Here at Aaron Sachs & Associates, P.C., our car accident lawyers were honored to sponsor the 2014 KFVS Heartland Blood Drive, which set a new record for collections. The Red Cross collected donations at seven locations across the Heartland (Cape Girardeau, Dexter, Poplar Bluff, Perryville, Sikeston, Carbondale and Marion), and this year, the blood drive set new records for collections. A total of 1,550 people donated blood, which garnered 1,441 productive units, shattering the goal of 1,100!
However, there's still a tremendous need for donations. This season's severe winter weather has forced the cancellation of several Red Cross Blood Drives, and many donors simply haven't been able to get out in these icy, cold conditions. We'd like to encourage you to get out and give blood, or to contact the Red Cross about hosting a blood drive of your own.
Why give blood? Facts and statistics to consider:
• Giving just one pint of blood can ultimately save up to three lives.
• In the Missouri-Illinois region, the Red Cross needs to collect almost 800 blood products every single day in order to keep up with demand in our area.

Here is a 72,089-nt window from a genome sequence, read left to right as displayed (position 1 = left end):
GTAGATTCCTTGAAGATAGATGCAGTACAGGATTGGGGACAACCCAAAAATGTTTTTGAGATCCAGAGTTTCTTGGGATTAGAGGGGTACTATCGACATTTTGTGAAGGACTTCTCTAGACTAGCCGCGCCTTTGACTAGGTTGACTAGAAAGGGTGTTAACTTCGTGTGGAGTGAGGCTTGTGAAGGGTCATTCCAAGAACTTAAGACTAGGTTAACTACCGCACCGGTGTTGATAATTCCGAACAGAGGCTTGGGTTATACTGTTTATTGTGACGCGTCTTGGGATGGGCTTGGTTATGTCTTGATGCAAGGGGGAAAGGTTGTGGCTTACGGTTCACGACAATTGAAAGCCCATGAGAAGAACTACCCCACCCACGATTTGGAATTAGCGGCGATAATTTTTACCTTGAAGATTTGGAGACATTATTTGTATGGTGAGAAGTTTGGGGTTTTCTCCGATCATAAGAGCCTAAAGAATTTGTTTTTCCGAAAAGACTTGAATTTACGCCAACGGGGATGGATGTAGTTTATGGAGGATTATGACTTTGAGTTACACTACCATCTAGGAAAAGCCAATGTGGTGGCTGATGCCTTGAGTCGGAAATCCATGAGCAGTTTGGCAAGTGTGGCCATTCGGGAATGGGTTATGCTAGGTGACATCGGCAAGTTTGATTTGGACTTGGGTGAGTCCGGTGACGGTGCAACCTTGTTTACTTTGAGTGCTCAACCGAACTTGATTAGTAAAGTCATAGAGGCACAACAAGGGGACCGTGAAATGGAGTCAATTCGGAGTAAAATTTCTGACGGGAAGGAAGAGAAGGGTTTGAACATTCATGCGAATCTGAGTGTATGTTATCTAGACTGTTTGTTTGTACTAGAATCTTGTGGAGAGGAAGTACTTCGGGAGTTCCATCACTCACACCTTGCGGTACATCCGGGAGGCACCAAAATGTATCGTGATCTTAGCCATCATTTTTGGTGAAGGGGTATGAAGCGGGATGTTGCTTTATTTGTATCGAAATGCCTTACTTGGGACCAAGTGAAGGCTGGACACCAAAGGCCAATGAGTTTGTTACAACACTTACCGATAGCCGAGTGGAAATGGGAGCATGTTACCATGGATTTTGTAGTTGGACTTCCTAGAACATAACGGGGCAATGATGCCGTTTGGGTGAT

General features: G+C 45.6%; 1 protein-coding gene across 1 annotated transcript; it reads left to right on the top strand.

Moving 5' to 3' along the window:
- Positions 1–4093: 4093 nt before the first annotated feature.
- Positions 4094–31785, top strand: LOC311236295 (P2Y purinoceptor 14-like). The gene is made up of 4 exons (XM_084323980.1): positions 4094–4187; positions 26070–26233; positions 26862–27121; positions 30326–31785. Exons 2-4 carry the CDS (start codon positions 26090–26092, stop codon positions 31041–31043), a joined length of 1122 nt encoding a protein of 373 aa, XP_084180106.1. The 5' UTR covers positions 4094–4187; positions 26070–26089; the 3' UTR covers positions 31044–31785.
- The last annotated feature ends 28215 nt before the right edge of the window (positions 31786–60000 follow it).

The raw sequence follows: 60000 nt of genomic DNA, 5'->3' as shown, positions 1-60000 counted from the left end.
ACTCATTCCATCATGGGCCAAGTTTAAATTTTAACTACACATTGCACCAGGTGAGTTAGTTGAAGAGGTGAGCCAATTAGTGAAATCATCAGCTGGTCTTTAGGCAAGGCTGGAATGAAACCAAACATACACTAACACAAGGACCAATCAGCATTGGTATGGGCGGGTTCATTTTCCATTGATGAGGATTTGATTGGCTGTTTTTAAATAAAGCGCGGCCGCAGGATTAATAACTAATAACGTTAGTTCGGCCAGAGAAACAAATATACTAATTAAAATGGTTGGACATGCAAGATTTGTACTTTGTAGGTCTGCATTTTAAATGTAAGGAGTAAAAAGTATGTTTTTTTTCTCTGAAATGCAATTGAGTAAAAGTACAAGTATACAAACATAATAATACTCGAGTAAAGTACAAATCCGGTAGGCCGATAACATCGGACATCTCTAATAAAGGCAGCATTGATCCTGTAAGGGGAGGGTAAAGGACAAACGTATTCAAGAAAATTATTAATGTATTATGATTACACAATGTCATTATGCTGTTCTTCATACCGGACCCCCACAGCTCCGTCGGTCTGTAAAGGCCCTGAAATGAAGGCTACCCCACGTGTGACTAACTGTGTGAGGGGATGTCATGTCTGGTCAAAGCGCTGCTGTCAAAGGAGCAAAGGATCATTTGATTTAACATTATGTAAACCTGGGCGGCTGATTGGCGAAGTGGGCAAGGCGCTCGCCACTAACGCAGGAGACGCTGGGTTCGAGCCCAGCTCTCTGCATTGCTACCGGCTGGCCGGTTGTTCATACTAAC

• Every two seconds, a person somewhere in the United States needs blood, which means that more than 41,000 donations are needed nationwide each day. In all, 30 million blood components are transfused in the U.S. every year.
• Since red blood cells have a shelf life of only 42 days, blood supplies must be replenished constantly.
• One car accident victim may need as many as 100 pints of blood.
• All blood types are needed, but the Red Cross has special need for donors with type O negative blood, as it can be transfused to anyone, regardless of the recipient's blood type. Type O is particularly essential in emergency situations, when there simply isn't time to cross-match a recipient's own blood type. Only seven percent of Americans have type O negative blood.
• According to the Red Cross, about 38% of Americans are eligible to donate blood, but unfortunately, less than 10% actually give blood annually.
• Donating blood involves a very simple, safe, four-step process: registration, medical history and mini-physical, donation and refreshments. The entire process typically takes about an hour and fifteen minutes, with the donation itself requiring only ten to twelve minutes.
• If you started donating blood at age 17 and continued donating every 56 days until you reached age 76, you would have provided those in need with 48 gallons of blood. That means you could potentially save more than 1,000 lives.